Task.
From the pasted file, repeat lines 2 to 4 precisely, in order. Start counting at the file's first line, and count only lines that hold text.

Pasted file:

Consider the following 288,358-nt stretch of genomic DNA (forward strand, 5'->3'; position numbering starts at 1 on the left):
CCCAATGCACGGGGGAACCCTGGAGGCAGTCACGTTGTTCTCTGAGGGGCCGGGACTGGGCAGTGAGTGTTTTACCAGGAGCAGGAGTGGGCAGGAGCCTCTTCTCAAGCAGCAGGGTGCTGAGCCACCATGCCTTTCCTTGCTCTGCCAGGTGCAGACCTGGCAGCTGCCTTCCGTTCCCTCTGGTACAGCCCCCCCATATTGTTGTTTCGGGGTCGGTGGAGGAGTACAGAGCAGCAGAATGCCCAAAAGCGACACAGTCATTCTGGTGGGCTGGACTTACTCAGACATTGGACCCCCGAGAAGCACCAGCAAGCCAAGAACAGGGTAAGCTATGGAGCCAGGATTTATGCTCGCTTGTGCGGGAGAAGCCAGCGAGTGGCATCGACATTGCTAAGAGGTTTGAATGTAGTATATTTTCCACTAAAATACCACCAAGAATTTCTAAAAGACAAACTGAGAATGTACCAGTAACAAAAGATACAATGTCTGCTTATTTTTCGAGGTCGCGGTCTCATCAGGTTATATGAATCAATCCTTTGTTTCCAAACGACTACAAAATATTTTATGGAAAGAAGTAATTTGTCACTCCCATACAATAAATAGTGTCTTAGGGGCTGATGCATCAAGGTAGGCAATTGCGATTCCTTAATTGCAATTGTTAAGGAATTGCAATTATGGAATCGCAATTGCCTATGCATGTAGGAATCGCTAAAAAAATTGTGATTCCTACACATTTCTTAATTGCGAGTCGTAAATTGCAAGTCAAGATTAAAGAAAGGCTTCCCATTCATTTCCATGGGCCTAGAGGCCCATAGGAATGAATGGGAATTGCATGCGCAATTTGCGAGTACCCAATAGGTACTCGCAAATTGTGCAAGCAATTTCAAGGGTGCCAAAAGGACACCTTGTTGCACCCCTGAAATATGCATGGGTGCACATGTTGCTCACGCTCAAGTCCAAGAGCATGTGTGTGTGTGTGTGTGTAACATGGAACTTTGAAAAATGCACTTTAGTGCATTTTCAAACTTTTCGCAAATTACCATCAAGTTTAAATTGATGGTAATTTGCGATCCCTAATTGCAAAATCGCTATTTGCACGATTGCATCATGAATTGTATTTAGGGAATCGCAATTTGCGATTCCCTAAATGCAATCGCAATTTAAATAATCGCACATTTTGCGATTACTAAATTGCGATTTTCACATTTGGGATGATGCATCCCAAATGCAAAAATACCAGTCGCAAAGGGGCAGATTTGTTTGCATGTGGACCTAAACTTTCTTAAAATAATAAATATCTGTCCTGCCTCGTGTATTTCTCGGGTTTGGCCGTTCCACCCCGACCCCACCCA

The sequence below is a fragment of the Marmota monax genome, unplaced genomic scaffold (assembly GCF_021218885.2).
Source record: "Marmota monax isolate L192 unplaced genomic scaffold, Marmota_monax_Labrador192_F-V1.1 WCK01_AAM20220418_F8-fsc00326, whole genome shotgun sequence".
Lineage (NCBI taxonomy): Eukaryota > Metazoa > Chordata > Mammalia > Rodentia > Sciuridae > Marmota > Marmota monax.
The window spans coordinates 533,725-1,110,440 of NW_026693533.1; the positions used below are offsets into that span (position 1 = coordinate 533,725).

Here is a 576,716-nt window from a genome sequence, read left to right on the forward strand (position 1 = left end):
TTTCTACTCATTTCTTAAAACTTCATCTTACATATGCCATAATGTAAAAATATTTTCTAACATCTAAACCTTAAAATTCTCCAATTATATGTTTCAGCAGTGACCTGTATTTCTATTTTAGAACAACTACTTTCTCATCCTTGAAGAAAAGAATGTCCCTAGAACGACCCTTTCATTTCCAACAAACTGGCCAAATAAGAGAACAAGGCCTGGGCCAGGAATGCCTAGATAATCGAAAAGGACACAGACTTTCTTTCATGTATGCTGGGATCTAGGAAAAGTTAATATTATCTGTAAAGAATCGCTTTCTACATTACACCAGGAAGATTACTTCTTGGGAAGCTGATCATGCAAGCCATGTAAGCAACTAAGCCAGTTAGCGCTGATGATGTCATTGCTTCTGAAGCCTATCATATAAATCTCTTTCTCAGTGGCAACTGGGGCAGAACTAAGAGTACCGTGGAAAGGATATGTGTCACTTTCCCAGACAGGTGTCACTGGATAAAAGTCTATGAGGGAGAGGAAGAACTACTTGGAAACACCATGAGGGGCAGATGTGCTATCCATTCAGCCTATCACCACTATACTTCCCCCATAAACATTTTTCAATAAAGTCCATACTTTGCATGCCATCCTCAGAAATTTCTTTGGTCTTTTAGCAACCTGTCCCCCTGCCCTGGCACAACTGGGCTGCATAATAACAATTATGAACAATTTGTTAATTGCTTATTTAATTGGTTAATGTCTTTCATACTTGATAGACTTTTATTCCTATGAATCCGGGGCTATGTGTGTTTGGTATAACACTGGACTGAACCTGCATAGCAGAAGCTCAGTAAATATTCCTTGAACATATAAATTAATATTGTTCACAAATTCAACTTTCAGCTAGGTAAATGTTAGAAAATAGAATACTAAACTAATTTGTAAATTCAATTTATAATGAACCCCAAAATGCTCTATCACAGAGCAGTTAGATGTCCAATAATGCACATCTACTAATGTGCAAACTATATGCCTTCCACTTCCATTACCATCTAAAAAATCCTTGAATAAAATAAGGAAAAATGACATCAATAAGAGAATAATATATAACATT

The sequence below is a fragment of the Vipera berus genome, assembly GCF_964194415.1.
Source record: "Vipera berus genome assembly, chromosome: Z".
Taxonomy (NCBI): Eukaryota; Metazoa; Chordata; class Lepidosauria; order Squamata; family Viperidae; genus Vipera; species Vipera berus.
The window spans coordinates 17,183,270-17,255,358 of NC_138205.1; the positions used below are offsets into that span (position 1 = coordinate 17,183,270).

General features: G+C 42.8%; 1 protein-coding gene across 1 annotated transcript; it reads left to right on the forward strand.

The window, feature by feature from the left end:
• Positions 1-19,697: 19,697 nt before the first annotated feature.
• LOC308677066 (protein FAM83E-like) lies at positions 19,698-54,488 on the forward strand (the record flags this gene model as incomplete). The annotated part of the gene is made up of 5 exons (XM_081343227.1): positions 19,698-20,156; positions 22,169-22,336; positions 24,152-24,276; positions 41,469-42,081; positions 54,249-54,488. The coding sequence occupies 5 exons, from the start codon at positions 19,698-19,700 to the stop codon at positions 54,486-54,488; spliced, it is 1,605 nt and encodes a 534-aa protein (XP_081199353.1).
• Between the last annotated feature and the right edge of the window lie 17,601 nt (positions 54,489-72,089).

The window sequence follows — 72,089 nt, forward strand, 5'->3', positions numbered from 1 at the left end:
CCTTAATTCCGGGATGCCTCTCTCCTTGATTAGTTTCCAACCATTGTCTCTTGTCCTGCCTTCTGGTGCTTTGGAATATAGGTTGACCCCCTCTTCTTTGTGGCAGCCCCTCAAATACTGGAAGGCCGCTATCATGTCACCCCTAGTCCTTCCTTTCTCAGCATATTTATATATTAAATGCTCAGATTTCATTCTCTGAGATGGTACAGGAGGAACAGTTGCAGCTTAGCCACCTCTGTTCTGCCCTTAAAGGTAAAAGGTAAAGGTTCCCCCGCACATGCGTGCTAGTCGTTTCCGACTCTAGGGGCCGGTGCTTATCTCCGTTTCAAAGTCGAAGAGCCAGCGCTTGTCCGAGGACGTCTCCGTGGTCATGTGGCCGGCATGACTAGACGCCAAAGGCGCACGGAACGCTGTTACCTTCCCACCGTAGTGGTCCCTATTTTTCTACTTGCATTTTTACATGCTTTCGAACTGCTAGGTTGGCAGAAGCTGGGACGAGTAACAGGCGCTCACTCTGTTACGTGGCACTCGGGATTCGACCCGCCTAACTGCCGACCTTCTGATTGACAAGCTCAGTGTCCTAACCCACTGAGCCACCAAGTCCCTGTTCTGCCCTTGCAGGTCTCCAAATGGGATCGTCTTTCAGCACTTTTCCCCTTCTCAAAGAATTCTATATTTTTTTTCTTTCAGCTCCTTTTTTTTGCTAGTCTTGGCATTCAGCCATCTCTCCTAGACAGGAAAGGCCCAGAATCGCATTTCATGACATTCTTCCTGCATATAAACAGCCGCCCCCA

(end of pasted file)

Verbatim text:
CCCAATGCACGGGGGAACCCTGGAGGCAGTCACGTTGTTCTCTGAGGGGCCGGGACTGGGCAGTGAGTGTTTTACCAGGAGCAGGAGTGGGCAGGAGCCTCTTCTCAAGCAGCAGGGTGCTGAGCCACCATGCCTTTCCTTGCTCTGCCAGGTGCAGACCTGGCAGCTGCCTTCCGTTCCCTCTGGTACAGCCCCCCCATATTGTTGTTTCGGGGTCGGTGGAGGAGTACAGAGCAGCAGAATGCCCAAAAGCGACACAGTCATTCTGGTGGGCTGGACTTACTCAGACATTGGACCCCCGAGAAGCACCAGCAAGCCAAGAACAGGGTAAGCTATGGAGCCAGGATTTATGCTCGCTTGTGCGGGAGAAGCCAGCGAGTGGCATCGACATTGCTAAGAGGTTTGAATGTAGTATATTTTCCACTAAAATACCACCAAGAATTTCTAAAAGACAAACTGAGAATGTACCAGTAACAAAAGATACAATGTCTGCTTATTTTTCGAGGTCGCGGTCTCATCAGGTTATATGAATCAATCCTTTGTTTCCAAACGACTACAAAATATTTTATGGAAAGAAGTAATTTGTCACTCCCATACAATAAATAGTGTCTTAGGGGCTGATGCATCAAGGTAGGCAATTGCGATTCCTTAATTGCAATTGTTAAGGAATTGCAATTATGGAATCGCAATTGCCTATGCATGTAGGAATCGCTAAAAAAATTGTGATTCCTACACATTTCTTAATTGCGAGTCGTAAATTGCAAGTCAAGATTAAAGAAAGGCTTCCCATTCATTTCCATGGGCCTAGAGGCCCATAGGAATGAATGGGAATTGCATGCGCAATTTGCGAGTACCCAATAGGTACTCGCAAATTGTGCAAGCAATTTCAAGGGTGCCAAAAGGACACCTTGTTGCACCCCTGAAATATGCATGGGTGCACATGTTGCTCACGCTCAAGTCCAAGAGCATGTGTGTGTGTGTGTGTGTAACATGGAACTTTGAAAAATGCACTTTAGTGCATTTTCAAACTTTTCGCAAATTACCATCAAGTTTAAATTGATGGTAATTTGCGATCCCTAATTGCAAAATCGCTATTTGCACGATTGCATCATGAATTGTATTTAGGGAATCGCAATTTGCGATTCCCTAAATGCAATCGCAATTTAAATAATCGCACATTTTGCGATTACTAAATTGCGATTTTCACATTTGGGATGATGCATCCCAAATGCAAAAATACCAGTCGCAAAGGGGCAGATTTGTTTGCATGTGGACCTAAACTTTCTTAAAATAATAAATATCTGTCCTGCCTCGTGTATTTCTCGGGTTTGGCCGTTCCACCCCGACCCCACCCA

The sequence below is a fragment of the Marmota monax genome, unplaced genomic scaffold (assembly GCF_021218885.2).
Source record: "Marmota monax isolate L192 unplaced genomic scaffold, Marmota_monax_Labrador192_F-V1.1 WCK01_AAM20220418_F8-fsc00326, whole genome shotgun sequence".